“It’s getting ‘shilly’ out there!” That is my usual reaction when I glaze through my morning twitter breakfast buffet of gratuitous insults from pro-organic activists. I understand that being positive towards genetic engineering, agri-tech and conventional agriculture in Brussels is enough to justify name-calling and bullying (forget dialogue or discussion in today’s volatile policy landscape!). But I am always curious why people who think they are so good act so badly toward those who disagree with them.
I’m often told: David, rise above them! or: Don’t stoop to their levels! But I’ve seen these bullies before and as their desperation or frustration increases, so do their personal attacks.
- I have a hard time tolerating lies and deceitfulness;
- I have a hard time tolerating those who use fear and emotion to counter facts and reason;
- I have a hard time tolerating those who attack others rather than engage in dialogue;
- I have a hard time tolerating those who bully professionals who can’t fight back because of their ethical codes of conduct.
I have a hard time rising above these ethically challenged bullies … and I don’t have to.
But at the beginning of the summer, I was personally subjected to three campaigns that were excessively critical, negative and designed to alienate me. I consider that as good news – a sign that I have been successful in provoking them and forcing some reasonableness into the debate. It also means I kept these bullies from spending their time harassing other much more important people!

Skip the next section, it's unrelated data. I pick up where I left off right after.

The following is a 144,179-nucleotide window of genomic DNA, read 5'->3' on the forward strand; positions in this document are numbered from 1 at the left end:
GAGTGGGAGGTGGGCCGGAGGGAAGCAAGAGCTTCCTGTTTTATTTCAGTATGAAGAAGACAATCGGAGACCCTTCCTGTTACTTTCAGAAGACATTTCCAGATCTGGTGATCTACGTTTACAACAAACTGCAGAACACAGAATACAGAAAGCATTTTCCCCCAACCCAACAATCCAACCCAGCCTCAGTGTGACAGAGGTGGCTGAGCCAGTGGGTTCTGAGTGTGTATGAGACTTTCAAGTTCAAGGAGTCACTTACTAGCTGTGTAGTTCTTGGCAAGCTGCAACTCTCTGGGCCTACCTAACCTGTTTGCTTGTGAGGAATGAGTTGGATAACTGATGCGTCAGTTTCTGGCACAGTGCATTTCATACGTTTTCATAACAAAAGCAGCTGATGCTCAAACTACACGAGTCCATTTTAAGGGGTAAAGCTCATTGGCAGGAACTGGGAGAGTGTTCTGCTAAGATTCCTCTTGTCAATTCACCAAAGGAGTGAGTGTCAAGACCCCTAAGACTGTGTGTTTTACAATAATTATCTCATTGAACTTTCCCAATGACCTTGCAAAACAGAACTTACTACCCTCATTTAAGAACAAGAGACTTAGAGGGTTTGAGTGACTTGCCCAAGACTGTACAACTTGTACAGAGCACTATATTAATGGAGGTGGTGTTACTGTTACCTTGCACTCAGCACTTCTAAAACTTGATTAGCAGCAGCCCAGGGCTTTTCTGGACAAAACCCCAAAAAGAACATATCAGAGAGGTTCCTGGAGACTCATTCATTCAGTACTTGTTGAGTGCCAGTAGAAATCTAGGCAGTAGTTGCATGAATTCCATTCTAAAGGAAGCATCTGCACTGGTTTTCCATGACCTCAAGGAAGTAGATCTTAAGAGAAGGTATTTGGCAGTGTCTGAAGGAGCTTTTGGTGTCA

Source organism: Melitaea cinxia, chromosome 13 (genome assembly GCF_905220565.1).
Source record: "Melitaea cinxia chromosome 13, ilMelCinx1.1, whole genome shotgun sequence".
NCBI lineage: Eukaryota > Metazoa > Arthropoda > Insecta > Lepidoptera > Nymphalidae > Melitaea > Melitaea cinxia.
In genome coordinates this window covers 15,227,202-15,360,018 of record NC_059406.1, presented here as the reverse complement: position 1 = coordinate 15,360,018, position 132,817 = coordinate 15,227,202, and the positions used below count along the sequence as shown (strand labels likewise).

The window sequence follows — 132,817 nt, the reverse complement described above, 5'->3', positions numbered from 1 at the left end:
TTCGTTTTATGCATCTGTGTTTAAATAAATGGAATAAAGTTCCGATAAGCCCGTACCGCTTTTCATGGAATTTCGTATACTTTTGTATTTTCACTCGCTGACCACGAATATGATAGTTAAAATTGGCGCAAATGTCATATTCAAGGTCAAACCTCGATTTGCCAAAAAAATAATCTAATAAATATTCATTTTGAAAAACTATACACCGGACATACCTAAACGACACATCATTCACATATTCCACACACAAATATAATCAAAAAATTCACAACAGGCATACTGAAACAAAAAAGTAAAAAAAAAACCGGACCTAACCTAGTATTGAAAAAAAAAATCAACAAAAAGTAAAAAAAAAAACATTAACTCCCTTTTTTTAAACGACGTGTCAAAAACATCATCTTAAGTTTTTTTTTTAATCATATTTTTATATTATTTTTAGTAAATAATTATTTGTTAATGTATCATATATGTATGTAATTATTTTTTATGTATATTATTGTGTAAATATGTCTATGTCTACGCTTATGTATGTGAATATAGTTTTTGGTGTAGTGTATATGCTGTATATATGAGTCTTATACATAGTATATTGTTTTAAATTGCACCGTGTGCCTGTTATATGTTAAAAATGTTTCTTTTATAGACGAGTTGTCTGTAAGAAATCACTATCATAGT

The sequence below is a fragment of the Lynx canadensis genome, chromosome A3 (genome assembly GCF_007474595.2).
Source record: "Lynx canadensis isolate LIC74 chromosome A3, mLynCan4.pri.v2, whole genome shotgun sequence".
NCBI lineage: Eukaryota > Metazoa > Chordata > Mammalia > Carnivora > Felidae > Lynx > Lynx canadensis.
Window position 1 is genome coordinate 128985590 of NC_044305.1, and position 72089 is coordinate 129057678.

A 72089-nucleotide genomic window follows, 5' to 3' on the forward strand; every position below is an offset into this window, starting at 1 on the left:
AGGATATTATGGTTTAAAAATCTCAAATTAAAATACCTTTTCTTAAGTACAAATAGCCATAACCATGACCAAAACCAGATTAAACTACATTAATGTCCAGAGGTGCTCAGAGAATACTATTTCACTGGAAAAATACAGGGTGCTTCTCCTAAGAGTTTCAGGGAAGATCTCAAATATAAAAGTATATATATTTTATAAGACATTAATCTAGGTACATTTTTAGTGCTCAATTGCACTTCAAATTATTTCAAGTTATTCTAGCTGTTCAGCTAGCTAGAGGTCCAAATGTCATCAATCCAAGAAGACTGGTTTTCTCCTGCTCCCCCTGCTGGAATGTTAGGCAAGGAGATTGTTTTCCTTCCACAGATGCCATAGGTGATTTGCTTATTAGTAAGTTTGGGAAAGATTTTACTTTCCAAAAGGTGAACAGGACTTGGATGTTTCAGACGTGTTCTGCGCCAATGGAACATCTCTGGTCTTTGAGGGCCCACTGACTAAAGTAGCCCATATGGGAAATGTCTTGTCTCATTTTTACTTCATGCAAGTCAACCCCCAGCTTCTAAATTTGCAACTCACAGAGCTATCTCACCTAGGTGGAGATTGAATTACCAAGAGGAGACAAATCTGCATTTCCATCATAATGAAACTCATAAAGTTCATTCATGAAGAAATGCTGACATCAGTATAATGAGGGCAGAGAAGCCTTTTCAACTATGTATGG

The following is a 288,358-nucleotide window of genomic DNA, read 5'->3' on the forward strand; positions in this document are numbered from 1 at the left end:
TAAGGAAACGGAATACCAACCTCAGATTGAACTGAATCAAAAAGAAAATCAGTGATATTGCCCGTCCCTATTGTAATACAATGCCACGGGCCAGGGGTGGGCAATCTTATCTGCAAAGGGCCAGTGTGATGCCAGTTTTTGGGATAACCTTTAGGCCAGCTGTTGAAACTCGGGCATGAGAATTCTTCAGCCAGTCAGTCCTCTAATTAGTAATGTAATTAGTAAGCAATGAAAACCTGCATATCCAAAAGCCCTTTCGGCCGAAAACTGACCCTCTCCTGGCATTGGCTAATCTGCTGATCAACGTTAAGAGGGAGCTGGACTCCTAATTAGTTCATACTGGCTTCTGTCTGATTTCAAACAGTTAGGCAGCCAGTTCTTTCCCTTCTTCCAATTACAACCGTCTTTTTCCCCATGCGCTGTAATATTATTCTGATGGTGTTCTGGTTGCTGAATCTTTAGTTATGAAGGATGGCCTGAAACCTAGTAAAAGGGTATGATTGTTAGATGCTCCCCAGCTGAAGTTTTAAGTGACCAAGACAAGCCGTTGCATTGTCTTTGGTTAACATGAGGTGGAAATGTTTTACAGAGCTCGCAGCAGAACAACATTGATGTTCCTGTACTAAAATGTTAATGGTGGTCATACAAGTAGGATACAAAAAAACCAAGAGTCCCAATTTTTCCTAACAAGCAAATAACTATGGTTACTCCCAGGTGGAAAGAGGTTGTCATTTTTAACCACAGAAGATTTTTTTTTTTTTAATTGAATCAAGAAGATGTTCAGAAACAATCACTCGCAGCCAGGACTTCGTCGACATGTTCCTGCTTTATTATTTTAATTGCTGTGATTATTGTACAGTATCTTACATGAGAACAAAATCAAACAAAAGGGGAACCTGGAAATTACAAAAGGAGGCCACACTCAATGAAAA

Importantly, as a communications professor and researcher, I used these three personal episodes as a means to test out some approaches on how to handle the increasing tendency for ad hominem attacks and collective bully swarms. While the ideologues and activists walked away from these uncomfortable situations feeling quite self-satisfied, I walked away from them with case studies for others to consider in the next activist swarm.
Before going into the three case studies, we should clarify what an “activist” actually means.
Definition of an activist
An “activist” is someone ideologically committed to making the world a better place, standing up to fight injustice and protect the weak and vulnerable. They are volunteers, ethically concerned and driven by passion. They couldn’t possibly bully others!
I have just defined an ideal of humanity. All people (hell, even the Risk-Monger) want to behave in this manner and those who lack these qualities deserve to be called “evil”. So let’s start off this discussion with the obvious: All people engaged in an issue want to make the world a better place; nobody willingly enjoys drowning kittens.
- Activists are ideologically pure, holding to a fundamentalist dogma they would rather fight for through campaigns than engage and listen to others through dialogue. They will likely accept contradictions before changing their minds.